The environment in one embodiment is a distributed computing environment utilizing several computer systems and components that are interconnected via communication links, using one or more computer networks or direct connections. However, it will be appreciated by those of ordinary skill in the art that such a system could operate equally well in a system having fewer or a greater number of components than are illustrated in FIG. 1. Thus, the depiction of the system 100 in FIG. 1 should be taken as being illustrative in nature, and not limiting to the scope of the disclosure.

The various embodiments further can be implemented in a wide variety of operating environments, which in some cases can include one or more user computers, computing devices, or processing devices which can be used to operate any of a number of applications. User or client devices can include any of a number of general purpose personal computers, such as desktop or laptop computers running a standard operating system, as well as cellular, wireless, and handheld devices running mobile software and capable of supporting a number of networking and messaging protocols. Such a system also can include a number of workstations running any of a variety of commercially-available operating systems and other known applications for purposes such as development and database management. These devices also can include other electronic devices, such as dummy terminals, thin-clients, gaming systems, and other devices capable of communicating via a network.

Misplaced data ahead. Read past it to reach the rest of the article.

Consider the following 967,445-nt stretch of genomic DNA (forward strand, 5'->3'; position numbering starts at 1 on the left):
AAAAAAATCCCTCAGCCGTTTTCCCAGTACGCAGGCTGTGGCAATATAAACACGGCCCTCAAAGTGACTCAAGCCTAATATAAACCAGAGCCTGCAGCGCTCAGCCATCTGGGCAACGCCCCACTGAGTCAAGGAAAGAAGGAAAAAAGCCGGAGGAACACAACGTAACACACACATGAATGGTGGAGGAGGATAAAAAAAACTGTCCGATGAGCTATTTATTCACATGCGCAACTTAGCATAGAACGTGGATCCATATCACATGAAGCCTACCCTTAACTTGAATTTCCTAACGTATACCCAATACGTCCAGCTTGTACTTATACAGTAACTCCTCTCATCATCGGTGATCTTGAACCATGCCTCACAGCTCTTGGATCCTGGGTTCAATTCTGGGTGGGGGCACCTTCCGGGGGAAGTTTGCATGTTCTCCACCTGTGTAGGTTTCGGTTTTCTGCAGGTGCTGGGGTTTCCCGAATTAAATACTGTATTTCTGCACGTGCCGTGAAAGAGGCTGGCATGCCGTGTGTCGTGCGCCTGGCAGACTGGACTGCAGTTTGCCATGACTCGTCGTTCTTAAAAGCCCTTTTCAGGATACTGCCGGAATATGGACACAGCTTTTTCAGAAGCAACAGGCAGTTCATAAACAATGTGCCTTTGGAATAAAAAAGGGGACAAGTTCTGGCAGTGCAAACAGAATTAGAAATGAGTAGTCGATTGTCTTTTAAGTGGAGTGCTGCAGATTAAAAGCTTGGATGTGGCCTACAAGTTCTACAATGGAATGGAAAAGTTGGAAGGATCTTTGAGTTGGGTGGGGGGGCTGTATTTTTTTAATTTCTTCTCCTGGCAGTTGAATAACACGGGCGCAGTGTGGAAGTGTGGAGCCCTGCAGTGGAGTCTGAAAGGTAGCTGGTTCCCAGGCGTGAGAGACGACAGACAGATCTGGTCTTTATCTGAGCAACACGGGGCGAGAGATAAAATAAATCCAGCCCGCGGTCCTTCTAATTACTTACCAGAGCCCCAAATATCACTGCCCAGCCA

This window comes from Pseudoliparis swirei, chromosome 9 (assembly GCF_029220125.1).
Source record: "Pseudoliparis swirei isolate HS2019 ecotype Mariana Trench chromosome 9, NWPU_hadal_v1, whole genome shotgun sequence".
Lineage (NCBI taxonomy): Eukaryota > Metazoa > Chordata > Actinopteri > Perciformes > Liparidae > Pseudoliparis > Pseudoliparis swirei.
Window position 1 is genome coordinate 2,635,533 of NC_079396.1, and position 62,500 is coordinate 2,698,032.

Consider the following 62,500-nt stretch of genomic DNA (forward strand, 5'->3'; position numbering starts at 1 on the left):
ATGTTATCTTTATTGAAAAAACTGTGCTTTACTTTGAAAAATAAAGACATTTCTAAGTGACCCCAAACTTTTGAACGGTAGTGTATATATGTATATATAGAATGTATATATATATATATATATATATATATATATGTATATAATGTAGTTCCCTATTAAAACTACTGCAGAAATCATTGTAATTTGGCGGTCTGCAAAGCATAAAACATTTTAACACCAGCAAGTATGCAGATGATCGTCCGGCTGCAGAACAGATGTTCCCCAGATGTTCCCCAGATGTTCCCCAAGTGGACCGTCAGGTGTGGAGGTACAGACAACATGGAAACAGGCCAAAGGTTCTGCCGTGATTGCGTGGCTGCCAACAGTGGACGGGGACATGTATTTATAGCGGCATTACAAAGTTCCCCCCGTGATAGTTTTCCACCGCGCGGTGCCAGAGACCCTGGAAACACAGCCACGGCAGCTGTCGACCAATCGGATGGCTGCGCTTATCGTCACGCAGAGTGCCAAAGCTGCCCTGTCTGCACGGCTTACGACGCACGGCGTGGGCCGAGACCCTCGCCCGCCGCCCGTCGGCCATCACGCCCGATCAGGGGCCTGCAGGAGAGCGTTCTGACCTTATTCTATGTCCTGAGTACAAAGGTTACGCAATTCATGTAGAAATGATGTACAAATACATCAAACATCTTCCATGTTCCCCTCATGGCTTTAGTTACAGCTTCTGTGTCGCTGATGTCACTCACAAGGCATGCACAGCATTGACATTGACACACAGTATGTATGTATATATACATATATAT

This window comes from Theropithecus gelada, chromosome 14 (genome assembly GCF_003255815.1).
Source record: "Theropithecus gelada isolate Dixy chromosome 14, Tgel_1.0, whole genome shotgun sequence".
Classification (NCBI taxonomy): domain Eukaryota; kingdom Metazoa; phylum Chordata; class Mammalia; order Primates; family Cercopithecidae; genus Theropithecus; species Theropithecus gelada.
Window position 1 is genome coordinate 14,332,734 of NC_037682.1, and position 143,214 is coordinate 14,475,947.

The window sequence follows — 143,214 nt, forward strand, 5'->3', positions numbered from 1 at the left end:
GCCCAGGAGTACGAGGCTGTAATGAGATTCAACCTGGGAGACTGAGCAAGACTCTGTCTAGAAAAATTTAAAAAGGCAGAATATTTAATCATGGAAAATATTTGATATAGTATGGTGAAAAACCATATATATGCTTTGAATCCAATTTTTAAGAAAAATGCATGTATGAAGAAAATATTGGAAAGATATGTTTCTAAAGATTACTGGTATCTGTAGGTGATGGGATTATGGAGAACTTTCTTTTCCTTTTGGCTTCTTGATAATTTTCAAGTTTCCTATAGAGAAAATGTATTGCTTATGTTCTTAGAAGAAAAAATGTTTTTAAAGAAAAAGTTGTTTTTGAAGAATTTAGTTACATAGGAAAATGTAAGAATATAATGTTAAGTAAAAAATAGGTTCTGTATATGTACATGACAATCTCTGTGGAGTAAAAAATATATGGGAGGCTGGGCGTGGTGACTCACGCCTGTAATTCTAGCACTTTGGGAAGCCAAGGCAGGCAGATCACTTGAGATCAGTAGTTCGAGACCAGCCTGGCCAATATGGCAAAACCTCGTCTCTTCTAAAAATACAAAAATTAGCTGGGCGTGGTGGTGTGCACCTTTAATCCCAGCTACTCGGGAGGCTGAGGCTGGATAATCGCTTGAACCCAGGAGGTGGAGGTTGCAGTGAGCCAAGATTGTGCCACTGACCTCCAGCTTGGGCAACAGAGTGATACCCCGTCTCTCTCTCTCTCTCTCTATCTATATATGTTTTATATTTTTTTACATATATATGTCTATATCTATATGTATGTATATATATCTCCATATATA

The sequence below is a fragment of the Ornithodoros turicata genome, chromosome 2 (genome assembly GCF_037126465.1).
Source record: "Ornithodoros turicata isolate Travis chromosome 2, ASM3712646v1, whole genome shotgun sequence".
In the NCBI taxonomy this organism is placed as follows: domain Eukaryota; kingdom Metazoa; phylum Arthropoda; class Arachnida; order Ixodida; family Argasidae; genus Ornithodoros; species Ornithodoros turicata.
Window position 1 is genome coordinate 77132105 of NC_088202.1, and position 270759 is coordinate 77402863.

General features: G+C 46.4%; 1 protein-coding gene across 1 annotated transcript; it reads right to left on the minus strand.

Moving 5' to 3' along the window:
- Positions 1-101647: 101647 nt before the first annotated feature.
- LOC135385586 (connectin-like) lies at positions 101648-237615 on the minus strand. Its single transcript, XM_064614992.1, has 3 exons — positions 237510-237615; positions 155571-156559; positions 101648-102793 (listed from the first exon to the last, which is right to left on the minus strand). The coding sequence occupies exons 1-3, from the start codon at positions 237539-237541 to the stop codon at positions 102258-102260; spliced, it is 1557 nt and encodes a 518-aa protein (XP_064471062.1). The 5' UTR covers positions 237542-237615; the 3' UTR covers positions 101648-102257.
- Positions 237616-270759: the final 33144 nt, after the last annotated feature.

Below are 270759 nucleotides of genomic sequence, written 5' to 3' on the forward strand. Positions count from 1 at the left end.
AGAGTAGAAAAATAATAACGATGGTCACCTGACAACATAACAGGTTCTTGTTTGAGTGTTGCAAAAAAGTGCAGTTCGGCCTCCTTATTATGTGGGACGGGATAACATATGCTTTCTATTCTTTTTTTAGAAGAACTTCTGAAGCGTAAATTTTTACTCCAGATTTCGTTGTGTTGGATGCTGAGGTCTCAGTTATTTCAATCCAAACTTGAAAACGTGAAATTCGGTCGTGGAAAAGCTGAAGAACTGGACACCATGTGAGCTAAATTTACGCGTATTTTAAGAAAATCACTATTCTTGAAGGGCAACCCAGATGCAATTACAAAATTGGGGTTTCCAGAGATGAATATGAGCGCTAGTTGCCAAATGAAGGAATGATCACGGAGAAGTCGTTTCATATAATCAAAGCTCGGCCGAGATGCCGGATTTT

Most embodiments utilize at least one network that would be familiar to those skilled in the art for supporting communications using any of a variety of commercially-available protocols, such as TCP/IP, OSI, FTP, UPnP, NFS, CIFS, and AppleTalk. The network can be, for example, a local area network, a wide-area network, a virtual private network, the Internet, an intranet, an extranet, a public switched telephone network, an infrared network, a wireless network, and any combination thereof.

In embodiments utilizing a Web server, the Web server can run any of a variety of server or mid-tier applications, including HTTP servers, FTP servers, CGI servers, data servers, Java servers, and business application servers. The server(s) also may be capable of executing programs or scripts in response to requests from user devices, such as by executing one or more Web applications that may be implemented as one or more scripts or programs written in any programming language, such as Java®, C, C# or C++, or any scripting language, such as Perl, Python, or TCL, as well as combinations thereof. The server(s) may also include database servers, including without limitation those commercially available from Oracle®, Microsoft®, Sybase®, and IBM®.

The environment can include a variety of data stores and other memory and storage media as discussed above. These can reside in a variety of locations, such as on a storage medium local to (and/or resident in) one or more of the computers or remote from any or all of the computers across the network. In a particular set of embodiments, the information may reside in a storage-area network (“SAN”) familiar to those skilled in the art. Similarly, any necessary files for performing the functions attributed to the computers, servers, or other network devices may be stored locally and/or remotely, as appropriate. Where a system includes computerized devices, each such device can include hardware elements that may be electrically coupled via a bus, the elements including, for example, at least one central processing unit (CPU), at least one input device (e.g., a mouse, keyboard, controller, touch screen, or keypad), and at least one output device (e.g., a display device, printer, or speaker). Such a system may also include one or more storage devices, such as disk drives, optical storage devices, and solid-state storage devices such as random access memory (“RAM”) or read-only memory (“ROM”), as well as removable media devices, memory cards, flash cards, etc.